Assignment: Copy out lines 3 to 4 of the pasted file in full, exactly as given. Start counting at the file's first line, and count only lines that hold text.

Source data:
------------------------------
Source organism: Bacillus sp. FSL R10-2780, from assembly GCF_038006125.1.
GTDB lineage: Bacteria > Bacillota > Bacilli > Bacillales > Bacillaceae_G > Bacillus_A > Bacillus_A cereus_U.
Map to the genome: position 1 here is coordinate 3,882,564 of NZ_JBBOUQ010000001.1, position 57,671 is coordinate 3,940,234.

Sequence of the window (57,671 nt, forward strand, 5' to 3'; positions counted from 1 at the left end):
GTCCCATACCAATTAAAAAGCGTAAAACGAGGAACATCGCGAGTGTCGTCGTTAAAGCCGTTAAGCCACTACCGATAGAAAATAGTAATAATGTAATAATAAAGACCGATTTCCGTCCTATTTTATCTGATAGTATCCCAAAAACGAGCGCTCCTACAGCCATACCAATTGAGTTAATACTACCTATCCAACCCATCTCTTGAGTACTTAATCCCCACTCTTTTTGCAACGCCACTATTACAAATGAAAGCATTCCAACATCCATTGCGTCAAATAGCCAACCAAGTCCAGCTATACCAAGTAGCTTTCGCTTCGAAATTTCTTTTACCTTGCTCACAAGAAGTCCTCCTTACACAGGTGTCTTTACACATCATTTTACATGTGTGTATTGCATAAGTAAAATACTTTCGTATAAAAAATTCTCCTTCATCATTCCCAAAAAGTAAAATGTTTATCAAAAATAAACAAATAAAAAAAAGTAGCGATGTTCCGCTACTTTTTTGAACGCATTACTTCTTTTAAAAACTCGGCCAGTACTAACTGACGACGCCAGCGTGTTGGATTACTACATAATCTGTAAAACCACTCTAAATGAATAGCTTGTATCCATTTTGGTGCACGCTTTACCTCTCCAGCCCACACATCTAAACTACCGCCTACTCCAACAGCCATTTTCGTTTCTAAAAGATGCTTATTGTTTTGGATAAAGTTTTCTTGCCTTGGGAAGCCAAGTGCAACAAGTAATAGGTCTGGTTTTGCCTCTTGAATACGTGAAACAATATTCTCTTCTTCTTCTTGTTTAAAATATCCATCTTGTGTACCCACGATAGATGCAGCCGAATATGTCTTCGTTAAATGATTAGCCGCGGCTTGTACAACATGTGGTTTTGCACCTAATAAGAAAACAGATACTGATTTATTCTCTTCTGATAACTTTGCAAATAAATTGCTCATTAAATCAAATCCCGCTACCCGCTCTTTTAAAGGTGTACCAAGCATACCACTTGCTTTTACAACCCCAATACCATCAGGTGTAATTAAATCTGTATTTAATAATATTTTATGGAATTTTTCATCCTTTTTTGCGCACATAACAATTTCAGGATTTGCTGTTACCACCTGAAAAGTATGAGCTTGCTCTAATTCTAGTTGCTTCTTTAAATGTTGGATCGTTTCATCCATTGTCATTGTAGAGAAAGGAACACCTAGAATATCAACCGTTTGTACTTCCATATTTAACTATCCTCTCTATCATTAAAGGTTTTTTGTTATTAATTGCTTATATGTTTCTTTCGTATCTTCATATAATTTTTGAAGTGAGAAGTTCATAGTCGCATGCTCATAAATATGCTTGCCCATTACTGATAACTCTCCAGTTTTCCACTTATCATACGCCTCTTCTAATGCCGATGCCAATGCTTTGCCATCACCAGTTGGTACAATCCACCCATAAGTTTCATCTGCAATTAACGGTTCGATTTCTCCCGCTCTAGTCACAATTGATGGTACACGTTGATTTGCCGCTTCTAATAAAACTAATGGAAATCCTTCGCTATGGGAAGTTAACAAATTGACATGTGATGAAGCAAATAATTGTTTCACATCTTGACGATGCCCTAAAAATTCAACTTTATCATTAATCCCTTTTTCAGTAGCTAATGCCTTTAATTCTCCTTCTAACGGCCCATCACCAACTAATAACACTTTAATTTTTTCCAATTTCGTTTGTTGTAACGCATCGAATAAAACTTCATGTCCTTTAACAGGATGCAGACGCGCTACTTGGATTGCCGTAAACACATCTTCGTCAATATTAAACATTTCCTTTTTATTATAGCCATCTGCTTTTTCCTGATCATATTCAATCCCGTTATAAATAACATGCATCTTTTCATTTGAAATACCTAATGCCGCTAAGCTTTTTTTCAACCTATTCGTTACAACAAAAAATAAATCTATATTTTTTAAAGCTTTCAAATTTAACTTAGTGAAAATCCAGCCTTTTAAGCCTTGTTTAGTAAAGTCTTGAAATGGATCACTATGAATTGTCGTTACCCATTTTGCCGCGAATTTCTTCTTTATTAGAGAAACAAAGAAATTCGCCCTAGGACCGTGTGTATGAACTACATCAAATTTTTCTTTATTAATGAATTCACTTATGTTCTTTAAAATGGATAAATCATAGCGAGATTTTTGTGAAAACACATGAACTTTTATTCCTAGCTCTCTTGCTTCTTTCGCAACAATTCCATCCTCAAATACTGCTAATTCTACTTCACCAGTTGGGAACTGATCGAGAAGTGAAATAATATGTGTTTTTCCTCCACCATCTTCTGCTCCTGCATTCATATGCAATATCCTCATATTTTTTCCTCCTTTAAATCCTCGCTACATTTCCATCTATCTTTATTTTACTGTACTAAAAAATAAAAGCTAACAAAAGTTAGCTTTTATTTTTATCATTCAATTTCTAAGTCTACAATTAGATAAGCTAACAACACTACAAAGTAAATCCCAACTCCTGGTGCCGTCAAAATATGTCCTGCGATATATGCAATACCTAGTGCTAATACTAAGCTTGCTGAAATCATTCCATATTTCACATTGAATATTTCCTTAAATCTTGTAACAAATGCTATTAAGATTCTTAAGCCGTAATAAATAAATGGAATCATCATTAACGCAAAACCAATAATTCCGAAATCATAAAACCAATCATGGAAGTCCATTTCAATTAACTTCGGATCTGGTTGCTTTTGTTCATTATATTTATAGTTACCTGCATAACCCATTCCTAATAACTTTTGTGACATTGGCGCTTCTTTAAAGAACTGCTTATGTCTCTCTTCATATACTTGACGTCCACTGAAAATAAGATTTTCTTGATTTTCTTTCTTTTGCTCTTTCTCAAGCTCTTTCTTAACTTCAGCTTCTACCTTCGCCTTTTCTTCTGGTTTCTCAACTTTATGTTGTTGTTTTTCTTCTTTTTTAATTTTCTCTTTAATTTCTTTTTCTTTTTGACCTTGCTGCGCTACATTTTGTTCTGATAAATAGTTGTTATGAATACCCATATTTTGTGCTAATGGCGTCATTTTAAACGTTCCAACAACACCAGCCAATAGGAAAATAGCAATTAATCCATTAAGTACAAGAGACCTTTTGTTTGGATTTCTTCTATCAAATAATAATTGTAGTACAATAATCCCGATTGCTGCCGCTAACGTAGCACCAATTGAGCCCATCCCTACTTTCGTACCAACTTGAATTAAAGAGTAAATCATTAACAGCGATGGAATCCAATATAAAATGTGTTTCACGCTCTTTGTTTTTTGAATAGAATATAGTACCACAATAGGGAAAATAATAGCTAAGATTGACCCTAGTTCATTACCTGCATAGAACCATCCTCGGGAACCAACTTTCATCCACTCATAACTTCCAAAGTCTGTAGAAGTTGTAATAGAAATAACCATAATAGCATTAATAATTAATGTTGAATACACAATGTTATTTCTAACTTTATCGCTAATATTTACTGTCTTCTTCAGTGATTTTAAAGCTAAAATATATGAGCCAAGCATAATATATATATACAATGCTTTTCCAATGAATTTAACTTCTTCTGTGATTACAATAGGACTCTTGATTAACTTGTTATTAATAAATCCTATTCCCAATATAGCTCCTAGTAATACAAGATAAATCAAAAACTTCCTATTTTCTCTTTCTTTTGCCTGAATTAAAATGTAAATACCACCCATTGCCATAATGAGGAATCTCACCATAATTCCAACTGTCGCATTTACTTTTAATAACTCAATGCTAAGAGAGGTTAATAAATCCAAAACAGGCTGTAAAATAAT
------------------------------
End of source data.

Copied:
Map to the genome: position 1 here is coordinate 3,882,564 of NZ_JBBOUQ010000001.1, position 57,671 is coordinate 3,940,234.

Sequence of the window (57,671 nt, forward strand, 5' to 3'; positions counted from 1 at the left end):